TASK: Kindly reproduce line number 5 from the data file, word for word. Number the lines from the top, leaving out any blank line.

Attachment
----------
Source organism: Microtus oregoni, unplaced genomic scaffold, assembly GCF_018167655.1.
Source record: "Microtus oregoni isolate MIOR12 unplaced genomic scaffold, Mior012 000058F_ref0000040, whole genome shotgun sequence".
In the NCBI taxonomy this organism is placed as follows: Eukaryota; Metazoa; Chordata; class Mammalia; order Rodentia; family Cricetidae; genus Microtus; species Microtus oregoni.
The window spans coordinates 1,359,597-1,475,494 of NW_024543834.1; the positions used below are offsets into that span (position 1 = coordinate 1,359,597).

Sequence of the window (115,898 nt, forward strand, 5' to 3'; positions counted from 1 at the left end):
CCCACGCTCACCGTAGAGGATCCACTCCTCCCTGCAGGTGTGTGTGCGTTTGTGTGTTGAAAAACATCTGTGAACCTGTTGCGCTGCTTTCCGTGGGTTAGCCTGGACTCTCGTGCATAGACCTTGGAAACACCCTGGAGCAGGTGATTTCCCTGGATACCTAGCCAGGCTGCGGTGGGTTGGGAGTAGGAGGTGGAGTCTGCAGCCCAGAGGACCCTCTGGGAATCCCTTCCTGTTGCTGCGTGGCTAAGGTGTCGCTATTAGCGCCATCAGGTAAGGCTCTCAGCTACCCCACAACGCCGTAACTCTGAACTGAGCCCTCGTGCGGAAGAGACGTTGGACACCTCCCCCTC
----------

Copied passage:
Sequence of the window (115,898 nt, forward strand, 5' to 3'; positions counted from 1 at the left end):